BASHY Magazine gives some much-needed gravitas to how the media sees Jamaican culture
The new publication aims to 'finally put how Jamaica is understood back into the hands of Jamaican creatives'
Last February, writer, editor and multimedia artist Sharine Taylor had an idea. A student of Media Studies and a freelancing music and culture journalist — Taylor attends the University of Toronto's Scarborough campus, where she previously served as the editor-in-chief for the campus paper — her interest in media-making as a diasporic Jamaican woman of African descent was and always has been a guiding motivation in her work. After an internship at Vice's music vertical Noisey, a solo exhibition facilitated entirely by Taylor herself and an impressive photo-and-prose book production run, her focus on alternative media-making sharpened.
Frustrated with popularized, yet cyclical conversations on the revival of dancehall in North American and European rap and pop, Taylor decided that she'd had enough. Like all cultural sounds, trends and styles, dancehall's history far preceded the uptick in interest by mostly non-Jamaican artists. The task of explaining and re-explaining fundamental truths and realities bored her; she was ready for nuanced, engaging debate where a working knowledge of specific context was a given.
"I was asked to write collaboratively on a piece about dancehall and the end results weren't to my liking," she tells me over email. "I thought to myself, 'What if, amidst all these publications in the Global North, a publication that spoke more authoritatively about Jamaica and its cultural production [existed, too]?'"
Going live online and available for purchase on February 25, BASHY Magazine — of which Taylor is editor-in-chief, creative director and founder — was born out of that thought. What could be possible when the target demographic is your own community? A people with whom Taylor shares similarities with by virtue of being, and not through the labour of exhausting repetition or a damning compromise? Aiming to celebrate the works of Jamaicans, both in the country and in its far-reaching diaspora, the magazine is organized into four distinct sections, all headed with their own respective editors: music, culture, arts and style. BASHY uniquely prioritizes regional editors too, whose purpose is to better "capture the voices of diaspora" as organically and authentically as possible.
By having editors in the regions where the population and presence of Jamaicans in undeniable, Taylor hopes to make BASHY a publication as balanced and ethical it can be, in terms of content and representation of contributors and their diverse perspective, even in its hyper-Jamaican intention.
"Each of our contributors and editors took on the task of introducing or reintroducing an aspect of Jamaican — diaspora included — ways of living and interacting with ourselves and others," she writes in the editor's note of BASHY's introductory issue. "That was and is the purpose of this magazine: to finally put how Jamaica is understood back into the hands of Jamaican creatives, writers, photographers and content creators."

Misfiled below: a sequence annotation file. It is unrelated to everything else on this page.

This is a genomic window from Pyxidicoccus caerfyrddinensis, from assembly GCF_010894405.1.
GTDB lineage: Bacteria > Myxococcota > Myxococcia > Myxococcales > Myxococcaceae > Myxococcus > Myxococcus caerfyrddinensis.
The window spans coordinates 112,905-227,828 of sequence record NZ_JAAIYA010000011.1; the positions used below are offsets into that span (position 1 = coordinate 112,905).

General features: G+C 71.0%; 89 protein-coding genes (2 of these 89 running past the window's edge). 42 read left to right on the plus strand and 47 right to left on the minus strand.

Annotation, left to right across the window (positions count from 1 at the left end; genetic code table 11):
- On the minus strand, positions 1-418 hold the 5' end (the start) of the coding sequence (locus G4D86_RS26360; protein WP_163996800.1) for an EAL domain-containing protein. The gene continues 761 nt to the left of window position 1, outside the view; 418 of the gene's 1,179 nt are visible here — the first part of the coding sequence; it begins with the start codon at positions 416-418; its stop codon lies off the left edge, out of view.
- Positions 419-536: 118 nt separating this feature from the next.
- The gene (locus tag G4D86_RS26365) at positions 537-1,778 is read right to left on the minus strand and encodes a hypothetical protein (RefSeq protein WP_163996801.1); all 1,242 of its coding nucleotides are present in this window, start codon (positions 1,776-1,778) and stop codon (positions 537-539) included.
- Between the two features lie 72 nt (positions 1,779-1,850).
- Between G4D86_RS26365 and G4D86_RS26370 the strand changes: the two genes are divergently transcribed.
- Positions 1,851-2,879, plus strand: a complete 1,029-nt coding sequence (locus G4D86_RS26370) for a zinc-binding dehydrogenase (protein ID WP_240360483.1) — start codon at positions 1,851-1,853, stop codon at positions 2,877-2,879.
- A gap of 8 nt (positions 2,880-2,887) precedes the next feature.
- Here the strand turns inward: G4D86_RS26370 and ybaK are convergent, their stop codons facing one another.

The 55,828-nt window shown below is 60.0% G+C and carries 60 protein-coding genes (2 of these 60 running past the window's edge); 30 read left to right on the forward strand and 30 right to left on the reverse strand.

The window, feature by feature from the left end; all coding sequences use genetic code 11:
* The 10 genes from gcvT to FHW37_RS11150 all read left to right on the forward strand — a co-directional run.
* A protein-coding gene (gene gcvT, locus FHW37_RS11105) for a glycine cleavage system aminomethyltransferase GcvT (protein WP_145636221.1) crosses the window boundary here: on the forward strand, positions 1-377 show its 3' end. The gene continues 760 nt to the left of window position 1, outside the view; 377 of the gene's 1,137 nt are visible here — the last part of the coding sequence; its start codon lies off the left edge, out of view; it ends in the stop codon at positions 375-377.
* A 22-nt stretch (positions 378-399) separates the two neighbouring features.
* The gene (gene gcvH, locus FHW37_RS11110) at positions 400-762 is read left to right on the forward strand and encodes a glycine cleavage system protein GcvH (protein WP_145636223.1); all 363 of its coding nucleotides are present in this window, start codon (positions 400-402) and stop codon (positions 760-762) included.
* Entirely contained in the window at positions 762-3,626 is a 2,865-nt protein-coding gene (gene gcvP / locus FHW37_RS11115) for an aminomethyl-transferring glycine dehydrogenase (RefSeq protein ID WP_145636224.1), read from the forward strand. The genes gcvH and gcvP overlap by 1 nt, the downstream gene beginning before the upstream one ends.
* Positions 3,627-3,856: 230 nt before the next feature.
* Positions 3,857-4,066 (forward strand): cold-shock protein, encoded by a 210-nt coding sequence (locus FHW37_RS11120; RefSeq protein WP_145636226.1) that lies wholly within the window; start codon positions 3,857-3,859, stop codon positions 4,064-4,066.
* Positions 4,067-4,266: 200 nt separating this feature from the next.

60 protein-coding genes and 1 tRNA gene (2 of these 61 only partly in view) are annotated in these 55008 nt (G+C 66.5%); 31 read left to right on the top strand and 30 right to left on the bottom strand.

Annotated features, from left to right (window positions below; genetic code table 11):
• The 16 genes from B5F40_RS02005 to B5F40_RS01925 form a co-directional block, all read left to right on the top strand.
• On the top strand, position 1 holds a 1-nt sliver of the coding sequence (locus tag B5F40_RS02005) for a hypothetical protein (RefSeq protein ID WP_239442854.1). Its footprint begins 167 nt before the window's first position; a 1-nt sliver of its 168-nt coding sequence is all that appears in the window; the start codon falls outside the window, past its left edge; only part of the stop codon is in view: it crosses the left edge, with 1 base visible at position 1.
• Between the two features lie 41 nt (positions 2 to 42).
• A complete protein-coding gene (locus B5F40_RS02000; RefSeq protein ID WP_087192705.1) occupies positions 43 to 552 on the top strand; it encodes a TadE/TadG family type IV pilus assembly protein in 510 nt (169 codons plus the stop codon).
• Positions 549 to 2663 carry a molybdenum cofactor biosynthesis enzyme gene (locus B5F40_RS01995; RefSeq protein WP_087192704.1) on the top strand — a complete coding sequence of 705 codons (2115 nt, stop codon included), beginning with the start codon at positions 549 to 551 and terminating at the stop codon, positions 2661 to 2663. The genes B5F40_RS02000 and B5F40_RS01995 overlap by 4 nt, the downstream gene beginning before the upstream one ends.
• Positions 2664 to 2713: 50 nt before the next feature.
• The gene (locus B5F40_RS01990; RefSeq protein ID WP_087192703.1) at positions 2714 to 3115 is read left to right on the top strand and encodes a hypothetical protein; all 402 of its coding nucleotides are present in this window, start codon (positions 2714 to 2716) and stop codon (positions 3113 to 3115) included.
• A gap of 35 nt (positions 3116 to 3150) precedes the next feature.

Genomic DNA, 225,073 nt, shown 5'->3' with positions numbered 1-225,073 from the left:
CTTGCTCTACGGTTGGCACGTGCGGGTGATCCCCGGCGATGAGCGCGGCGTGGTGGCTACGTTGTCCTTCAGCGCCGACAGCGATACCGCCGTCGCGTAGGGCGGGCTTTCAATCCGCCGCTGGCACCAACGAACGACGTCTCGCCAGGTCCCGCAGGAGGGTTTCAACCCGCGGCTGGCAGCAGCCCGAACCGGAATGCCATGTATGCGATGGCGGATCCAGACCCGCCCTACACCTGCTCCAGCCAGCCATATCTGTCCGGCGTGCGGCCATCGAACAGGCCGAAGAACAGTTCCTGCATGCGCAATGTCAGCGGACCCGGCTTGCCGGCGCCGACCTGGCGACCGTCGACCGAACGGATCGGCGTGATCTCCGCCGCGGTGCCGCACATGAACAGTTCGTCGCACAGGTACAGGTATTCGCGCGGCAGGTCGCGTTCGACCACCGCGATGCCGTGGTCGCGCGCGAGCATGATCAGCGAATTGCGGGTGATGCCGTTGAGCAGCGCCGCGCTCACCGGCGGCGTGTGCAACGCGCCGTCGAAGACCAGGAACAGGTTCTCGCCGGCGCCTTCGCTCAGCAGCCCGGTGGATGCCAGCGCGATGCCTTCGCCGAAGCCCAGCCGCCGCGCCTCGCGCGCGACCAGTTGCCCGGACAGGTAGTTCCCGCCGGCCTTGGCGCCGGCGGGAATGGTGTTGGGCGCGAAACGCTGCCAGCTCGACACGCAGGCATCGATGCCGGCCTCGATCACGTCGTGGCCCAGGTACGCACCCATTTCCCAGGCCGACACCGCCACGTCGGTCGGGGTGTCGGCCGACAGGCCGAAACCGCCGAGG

BASHY's first issue is not a reclamation of nationalism and a derivative identity that typically accompanies it. Rather, it spills over with thoughtful contemplation, dense and unbending narrative and true curiosity of what exists beyond what we know.- Amani Bin Shikhan, writer
"The first issue is called 'The Beginning.' I wanted it to serves as a means to reintroduce aspects of Jamaica to our readers while introducing ourselves," Taylor explains. "We're offering refreshing takes on aspects of Jamaican culture and identity and discussing some things that don't always get reported on. In my mind, everything is political."
By reworking understandings of the country and its cultural weight — both within Jamaican locales and communities and well outside them — BASHY reimagines what it means to think of seemingly ordinary expression as openings to conversations much greater than their presumed capabilities or utility. Take language; Rashida Grant's meditation on happiness in her story "Land of Wood, Water and Laughter" explores emotion and economy. Take food; Denai Moore and Elete Nelson-Fearon's feature on Jamaican vegans complicates food memory and tradition, celebrating Ital vital foods and lifestyle. Take rebellion; Shanice Wilson's photo essay on revolution, past and living, as a descendant of Maroons tells the story of "an island within an island."
Featuring a lush combination of original photography, illustration and words (essays, poems, stories and interviews), BASHY's first issue is not a reclamation of nationalism and a derivative identity that typically accompanies it. Rather, it spills over with thoughtful contemplation, dense and unbending narrative and true curiosity of what exists beyond what we know to be a widely accepted, unmoving truth. BASHY uproots any preconceived notions of what it means to be or to think of Jamaica through an approach that encourages multiplicity over singularity, no matter how enticing it may be.
Thinking about about her future and the future of the magazine, Taylor says this: "I told my mom that BASHY would be my career and life's work, and I think, at the time, I said it lightheartedly — but I mean it now. For me, the future involves lots of sun, carnival, dancehall, oxtail, stewpeas, patties from Tastees and making BASHY shot!" Taylor envisions an eventual brick-and-mortar office or two for BASHY, as well — one in Toronto and one in Jamaica, to start. And what Taylor bless, no man can curse.